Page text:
Choosing Landscape Materials
The textures and shapes of materials you use in your garden are key to your design. Learn how to choose the right landscape materials for your outdoor space.
- Excerpted from Garden Design
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Planting is only part of a garden. Hard materials, whether for surfaces, boundaries or structures, are an integral part of the design, and they must be considered too. Materials which echo the house or the local environment produce a pleasing consistency, while different materials lure you in with interesting new shape, color and movement.
When selecting materials, consider the view from the house. Do you want to soften large areas of hard landscaping by incorporating a mixture of materials - slate with gravel or wood with crushed shells, perhaps? Paths that are heavily used need to be solid, but a secondary walkway can be constructed from gravel, bark or stepping stones. Using the same material for a path and a patio creates continuity; a change further along says, "This is a different part of the garden."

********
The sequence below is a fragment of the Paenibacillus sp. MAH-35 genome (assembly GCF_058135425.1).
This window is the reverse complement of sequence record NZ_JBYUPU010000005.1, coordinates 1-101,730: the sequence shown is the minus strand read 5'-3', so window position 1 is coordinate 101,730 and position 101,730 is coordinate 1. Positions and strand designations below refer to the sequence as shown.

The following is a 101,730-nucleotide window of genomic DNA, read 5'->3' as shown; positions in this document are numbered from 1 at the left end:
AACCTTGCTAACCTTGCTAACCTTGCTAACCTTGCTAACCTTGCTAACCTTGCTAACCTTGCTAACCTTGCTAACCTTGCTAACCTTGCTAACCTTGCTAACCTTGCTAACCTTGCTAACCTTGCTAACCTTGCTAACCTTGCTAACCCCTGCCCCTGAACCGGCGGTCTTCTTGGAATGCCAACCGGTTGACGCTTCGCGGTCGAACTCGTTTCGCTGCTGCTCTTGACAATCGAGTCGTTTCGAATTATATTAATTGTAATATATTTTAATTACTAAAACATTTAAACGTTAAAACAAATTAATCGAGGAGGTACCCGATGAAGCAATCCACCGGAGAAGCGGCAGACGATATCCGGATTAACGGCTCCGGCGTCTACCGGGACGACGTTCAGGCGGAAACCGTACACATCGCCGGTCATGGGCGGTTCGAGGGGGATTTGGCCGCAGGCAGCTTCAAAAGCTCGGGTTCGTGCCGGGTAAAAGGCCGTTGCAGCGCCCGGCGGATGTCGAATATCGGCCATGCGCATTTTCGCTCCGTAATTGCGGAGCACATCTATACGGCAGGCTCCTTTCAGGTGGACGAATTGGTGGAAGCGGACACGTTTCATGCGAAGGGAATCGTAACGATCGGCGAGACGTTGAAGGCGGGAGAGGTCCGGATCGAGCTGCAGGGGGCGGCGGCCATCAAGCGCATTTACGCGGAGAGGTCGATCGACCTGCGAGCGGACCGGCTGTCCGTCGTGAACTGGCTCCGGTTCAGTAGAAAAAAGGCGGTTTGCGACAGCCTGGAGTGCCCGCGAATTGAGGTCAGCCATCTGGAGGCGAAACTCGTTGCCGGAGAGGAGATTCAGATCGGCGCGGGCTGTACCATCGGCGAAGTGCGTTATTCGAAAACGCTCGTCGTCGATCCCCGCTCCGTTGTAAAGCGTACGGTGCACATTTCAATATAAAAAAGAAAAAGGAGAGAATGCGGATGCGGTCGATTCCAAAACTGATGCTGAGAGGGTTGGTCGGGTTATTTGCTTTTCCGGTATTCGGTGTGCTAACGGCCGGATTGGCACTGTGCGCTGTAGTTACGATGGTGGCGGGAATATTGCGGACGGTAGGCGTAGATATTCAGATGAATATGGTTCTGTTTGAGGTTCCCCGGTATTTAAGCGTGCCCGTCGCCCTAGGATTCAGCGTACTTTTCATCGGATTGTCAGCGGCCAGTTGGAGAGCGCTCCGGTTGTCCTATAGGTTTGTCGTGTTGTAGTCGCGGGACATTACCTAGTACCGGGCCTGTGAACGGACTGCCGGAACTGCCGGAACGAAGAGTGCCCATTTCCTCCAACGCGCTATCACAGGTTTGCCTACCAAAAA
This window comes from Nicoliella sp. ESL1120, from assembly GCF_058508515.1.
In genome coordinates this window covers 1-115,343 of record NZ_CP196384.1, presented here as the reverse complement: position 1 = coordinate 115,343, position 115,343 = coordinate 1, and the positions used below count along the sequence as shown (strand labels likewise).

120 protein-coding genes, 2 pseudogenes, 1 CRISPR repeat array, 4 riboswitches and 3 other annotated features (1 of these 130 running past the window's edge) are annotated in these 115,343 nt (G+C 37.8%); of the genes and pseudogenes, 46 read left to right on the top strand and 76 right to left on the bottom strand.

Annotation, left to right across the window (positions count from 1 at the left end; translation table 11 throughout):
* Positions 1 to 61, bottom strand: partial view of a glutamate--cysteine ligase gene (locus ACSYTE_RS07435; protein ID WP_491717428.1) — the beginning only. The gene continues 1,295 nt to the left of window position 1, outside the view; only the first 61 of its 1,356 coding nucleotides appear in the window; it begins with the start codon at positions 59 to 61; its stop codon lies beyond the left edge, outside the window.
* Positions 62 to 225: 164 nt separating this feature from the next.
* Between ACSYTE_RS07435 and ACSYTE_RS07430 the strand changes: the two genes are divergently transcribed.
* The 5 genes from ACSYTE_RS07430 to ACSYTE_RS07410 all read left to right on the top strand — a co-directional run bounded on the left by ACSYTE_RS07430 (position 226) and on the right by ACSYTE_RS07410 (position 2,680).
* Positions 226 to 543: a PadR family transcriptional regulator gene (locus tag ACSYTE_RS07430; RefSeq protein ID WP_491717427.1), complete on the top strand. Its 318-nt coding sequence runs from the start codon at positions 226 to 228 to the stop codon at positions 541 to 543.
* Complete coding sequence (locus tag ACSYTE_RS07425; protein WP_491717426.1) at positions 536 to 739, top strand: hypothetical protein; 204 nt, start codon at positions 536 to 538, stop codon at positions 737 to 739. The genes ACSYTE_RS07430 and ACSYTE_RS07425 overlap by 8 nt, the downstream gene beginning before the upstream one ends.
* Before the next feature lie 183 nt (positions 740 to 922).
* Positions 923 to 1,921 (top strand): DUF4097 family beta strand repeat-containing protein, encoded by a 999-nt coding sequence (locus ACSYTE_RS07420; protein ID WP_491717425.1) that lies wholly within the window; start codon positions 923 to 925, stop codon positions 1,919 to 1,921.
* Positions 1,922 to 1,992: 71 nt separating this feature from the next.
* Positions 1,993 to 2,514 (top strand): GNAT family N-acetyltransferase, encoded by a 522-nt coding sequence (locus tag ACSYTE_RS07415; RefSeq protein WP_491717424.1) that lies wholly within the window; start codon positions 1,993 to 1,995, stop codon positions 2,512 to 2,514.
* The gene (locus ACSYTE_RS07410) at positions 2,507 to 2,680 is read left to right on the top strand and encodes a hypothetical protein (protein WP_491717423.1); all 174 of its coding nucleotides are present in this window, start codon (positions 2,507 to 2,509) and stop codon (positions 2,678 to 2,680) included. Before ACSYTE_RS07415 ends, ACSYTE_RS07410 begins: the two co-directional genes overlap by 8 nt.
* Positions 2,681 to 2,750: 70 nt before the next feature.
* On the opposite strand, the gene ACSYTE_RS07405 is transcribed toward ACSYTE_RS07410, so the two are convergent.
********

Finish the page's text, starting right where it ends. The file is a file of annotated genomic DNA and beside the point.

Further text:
It's not just about texture and shape, though. Layout also matters. Installing hard features lengthwise draws the eye onward, while widthwise directs it to the side. Winding and partially-obscured paths invite exploration. Walls and solid screens shut out the view outside of your garden, while open screens and apertures provide teasing glimpses of what lies beyond.
Furniture, too, should maintain the style of the garden. You must consider your available space: if you want a large dining table and chairs, you may have to build a patio big enough to accommodate them. If supporting sustainable forests is important to you, look for the Forest Stewardship Council (FSC) logo when you shop for wood furniture.
And then there are the feature elements. Most gardens will have a spot for a water feature, as well as a piece of art. If you plan to include lighting, the electricity supply and cables must be installed by a qualified electrician; solar lighting has to be accessible to sunlight. Outdoor heating is becoming popular, too, but should be carefully considered; it has a large, perhaps larger than necessary, environmental impact.
Excerpted from Garden Design
©Dorling Kindersley Limited 2009
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